It’s a formula that was once lean and highly effective but waned with each sequel. Rob Zombie’s reboots, in particular, took the sting out of the tail by providing Myers with an unnecessary, generic backstory. Sometimes evil is just evil and our inability to relate to, reason with or analyse is exactly what strikes fear into us.

Jamie Lee Curtis, John Carpenter, Debra Hill, Donald Pleasence and Dick Warlock on the set of Halloween/II.

Jamie Lee Curtis made her film debut as Laurie Strode in Halloween, leading to further roles in other 80s slasher movies and Carpenter’s old-school ghost story The Fog along with the captivating Adrienne Barbeau. The film also starred the always mesmerising Donald Pleasence as Dr Loomis, his hypnotic ramblings about Myers added yet another layer to the killer’s mystery. Pleasence would also go on to work with Carpenter again in Escape from New York (as would Barbeau), a film that showcases one of my favourite recurring director-actor collaborations of all time.

Kurt Russell returned to work with Carpenter after starring in his well-cast TV movie Elvis. As Snake Plissken in Escape From New York, Russell carved out an action antihero that easily belongs amongst the genre’s greats in my mind. With his memorable name (inspired by a real person), distinctive eye-patch (Russell’s idea) and razor-sharp tongue. Snake’s badass attitude is barely contained within the film, with Russell even startling some shady locals while on set.

“Call me Snake.”

Released in 1981 but written by Carpenter in the mid-1970s (and later finely tuned with Halloween’s Nick Castle), the film was born out of political mistrust and Carpenter’s urge to “belittle authority” at any given opportunity. With a plane used as a suicide weapon and a fifty-foot wall erected, the film resonates with scarily stark parallels to real-world events and Snake’s cutting remarks ring out with an intense anger that’s felt tenfold today.

“I don’t give a fuck about your war… or your president.”

Escape From New York’s striking poster.

Again boasting remarkable visual effects (some courtesy of a young James Cameron) for the time and its budget, Escape From New York was actually shot in St Louis, Missouri as a fire left much of downtown barren and dilapidated, catering for Carpenter’s vision of a lawless wasteland. For my money, it’s the most lived-in world Carpenter has conjured with its desolate, crumbling remains and wonderfully weird characters that occupy the seedy city’s ruins.

Tom Atkins, Lee Van Cleef, John Carpenter, Kurt Russell and James Cameron on the set of Escape From New York.

Outside of Halloween’s iconic theme, Escape From New York’s is also a firm favourite of mine. Beginning with the throbbing grit of Assault on Precinct 13’s score and likewise capturing the personality of a rotting city. Climbing steadily and surging with a futuristic streak that’s fitting of the sci-fi action caper.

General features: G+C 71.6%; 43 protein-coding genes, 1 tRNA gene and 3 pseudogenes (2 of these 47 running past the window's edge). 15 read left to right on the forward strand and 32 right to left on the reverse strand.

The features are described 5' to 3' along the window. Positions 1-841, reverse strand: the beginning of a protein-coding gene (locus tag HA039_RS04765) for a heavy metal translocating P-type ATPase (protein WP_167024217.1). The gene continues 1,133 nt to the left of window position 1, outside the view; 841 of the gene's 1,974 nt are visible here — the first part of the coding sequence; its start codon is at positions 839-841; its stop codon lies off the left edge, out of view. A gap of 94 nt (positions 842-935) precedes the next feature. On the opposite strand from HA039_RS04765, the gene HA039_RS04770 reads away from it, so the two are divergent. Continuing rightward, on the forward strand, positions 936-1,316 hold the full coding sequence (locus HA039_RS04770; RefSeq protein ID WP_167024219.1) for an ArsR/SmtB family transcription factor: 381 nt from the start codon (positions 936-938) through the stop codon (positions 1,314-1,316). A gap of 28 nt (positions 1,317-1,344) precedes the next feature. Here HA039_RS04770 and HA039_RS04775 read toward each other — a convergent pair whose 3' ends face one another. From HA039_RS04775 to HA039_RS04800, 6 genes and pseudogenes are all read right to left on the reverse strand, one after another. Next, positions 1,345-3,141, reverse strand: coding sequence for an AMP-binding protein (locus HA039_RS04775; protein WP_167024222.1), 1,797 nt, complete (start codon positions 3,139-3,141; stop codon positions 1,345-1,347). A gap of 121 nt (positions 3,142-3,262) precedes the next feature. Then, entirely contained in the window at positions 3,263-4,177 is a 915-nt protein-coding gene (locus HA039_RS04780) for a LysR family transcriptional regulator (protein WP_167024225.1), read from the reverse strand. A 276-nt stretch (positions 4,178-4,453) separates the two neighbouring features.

Escape From New York spawned an inferior sequel with 1996’s Escape From LA, which more or less rehashed the original’s plot but with worse (somehow) visual effects. While sequels more often than not prove to be a letdown, they may simply not be Carpenter’s forte. The always forthright director has previously discussed the tricky balance of being a creative and business person and refreshingly admits he penned Halloween II while drunk.

However, there’s still plenty to enjoy within Escape From LA. From a Hollywood sign that’s up in flames, ridiculing plastic surgery and a trashed Disneyland theme park. Carpenter’s rebellious streak still remains firmly intact and you certainly won’t find me turning my nose up at a Bruce Campbell cameo.

Russell and Carpenter joined forces again a year after Escape From New York. Universally panned upon release, The Thing is now considered (and rightly so) a sci-fi horror classic. Based on John W Campbell’s novella Who Goes There? and a reimagining of 1951’s The Thing From Another World, Carpenter’s take is also a benchmark for movie remakes.

Kurt Russell’s grim discovery in The Thing.

From the ominous opening to its ambiguous ending, The Thing is a tightly wound masterclass in which every claustrophobic frame ruptures with unabating paranoia. A marvel in practical effects (paired with beautiful matte paintings) that’s yet to be eclipsed. The Thing is also one of the few films Carpenter didn’t score himself, instead bringing in legendary composer Ennio Morricone to do the honours. Surprised at Carpenter’s request, Morricone questioned him and revealed he was surprised to hear Carpenter reply “I got married to your music. This is why I’ve called you.” While slightly grander in tone, Morricone skillfully wrote a score that remained in keeping with Carpenter’s trademark synthy sound.